It's gonna be a different kind of factory now?
When we last checked in on Wisconsin’s plans to add a Foxconn plant to the southeast corner of the state, there was a lot of skepticism. None of that skepticism has abated, despite cheerleading from Gov. Scott Walker.
Foxconn benefits the entire state! https://t.co/3hsMqtNQv6— Scott Walker (@ScottWalker) August 19, 2018
The governor -- currently locked in a tight race for re-election -- remains very bullish that this manufacturing facility, which could receive up to $4 billion in public subsidies if it follows through with its contractual plans to create 13,000 jobs in the Badger State, will come to fruition.
But there’s a new wrinkle to the Foxconn development saga: Foxconn might not build the type of factory it originally agreed to build! The Milwaukee Journal Sentinel reported this week:
“In a shift from its stance of two months ago, the company on Wednesday did not offer assurances that it still plans to build the type of liquid crystal display panel plant the contracts cite.
“Known as Generation 10.5 fabrication facilities, or fabs, such plants are the largest and most expensive in the display industry. They produce very large panels, such as 65-inch or 75-inch television screens, that are cut from ultra-thin pieces of “mother glass” measuring about 9.5 feet by 11 feet.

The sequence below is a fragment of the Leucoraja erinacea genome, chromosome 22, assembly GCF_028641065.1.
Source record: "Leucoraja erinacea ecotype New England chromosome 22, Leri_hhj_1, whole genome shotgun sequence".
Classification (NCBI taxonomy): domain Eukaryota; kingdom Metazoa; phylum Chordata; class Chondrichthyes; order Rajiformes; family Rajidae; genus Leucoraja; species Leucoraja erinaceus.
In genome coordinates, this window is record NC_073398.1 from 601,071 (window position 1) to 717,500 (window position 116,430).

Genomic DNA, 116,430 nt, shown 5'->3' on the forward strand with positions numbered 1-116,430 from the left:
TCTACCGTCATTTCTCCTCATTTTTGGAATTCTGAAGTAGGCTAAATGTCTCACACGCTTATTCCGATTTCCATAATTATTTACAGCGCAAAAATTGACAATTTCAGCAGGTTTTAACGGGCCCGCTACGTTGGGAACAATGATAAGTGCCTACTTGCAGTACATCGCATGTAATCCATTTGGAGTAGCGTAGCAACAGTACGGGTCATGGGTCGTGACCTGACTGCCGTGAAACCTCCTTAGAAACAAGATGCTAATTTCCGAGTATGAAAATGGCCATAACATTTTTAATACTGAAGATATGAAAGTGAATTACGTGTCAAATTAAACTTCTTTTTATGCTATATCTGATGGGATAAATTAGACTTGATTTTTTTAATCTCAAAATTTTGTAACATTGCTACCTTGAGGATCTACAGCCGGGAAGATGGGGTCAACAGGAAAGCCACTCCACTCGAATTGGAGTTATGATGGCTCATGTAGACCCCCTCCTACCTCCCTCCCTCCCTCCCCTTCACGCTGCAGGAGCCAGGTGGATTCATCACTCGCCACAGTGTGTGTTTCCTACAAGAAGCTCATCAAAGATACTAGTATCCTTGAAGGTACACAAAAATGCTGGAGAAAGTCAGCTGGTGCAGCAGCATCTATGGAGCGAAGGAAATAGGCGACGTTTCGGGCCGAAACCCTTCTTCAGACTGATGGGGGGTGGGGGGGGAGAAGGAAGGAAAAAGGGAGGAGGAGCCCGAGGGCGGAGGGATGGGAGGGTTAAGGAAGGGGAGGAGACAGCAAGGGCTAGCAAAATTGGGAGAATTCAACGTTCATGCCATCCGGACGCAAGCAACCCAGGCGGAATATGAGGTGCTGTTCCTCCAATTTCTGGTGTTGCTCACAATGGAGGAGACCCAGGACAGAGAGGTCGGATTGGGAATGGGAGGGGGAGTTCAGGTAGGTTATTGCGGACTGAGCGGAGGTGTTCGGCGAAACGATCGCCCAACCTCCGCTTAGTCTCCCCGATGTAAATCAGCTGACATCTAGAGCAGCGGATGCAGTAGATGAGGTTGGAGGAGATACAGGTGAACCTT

“Foxconn’s original plans last year called for building a Generation 10.5 plant, and both the state and local agreements reached with the company define the project that way.”
The company is instead planning to build a Generation 6 plant which is smaller, less costly, and makes less expensive products. This has made some Wisconsinites very antsy.
Foxconn is saying to just be cool, man: It “is still planning for an advanced fab facility in the near future after the completion of the first phase. Whether it is Gen 10.5 or something else depends on the market and economic situations at the time.”
Hmmmm. Foxconn is playing super lose with those promises, it seems, while Gov. Walker put billions of dollars of subsidies on the line for this project. Hope those "market and economic situations" line up in time! In the meantime, we got a line and we’re sticking to it (to paraphrase Alliance for American manufacturing President Scott Paul):
We’ll be excited about the Foxconn plans when we see actual paychecks going to workers in Wisconsin. And we’re still a long way off from paychecks.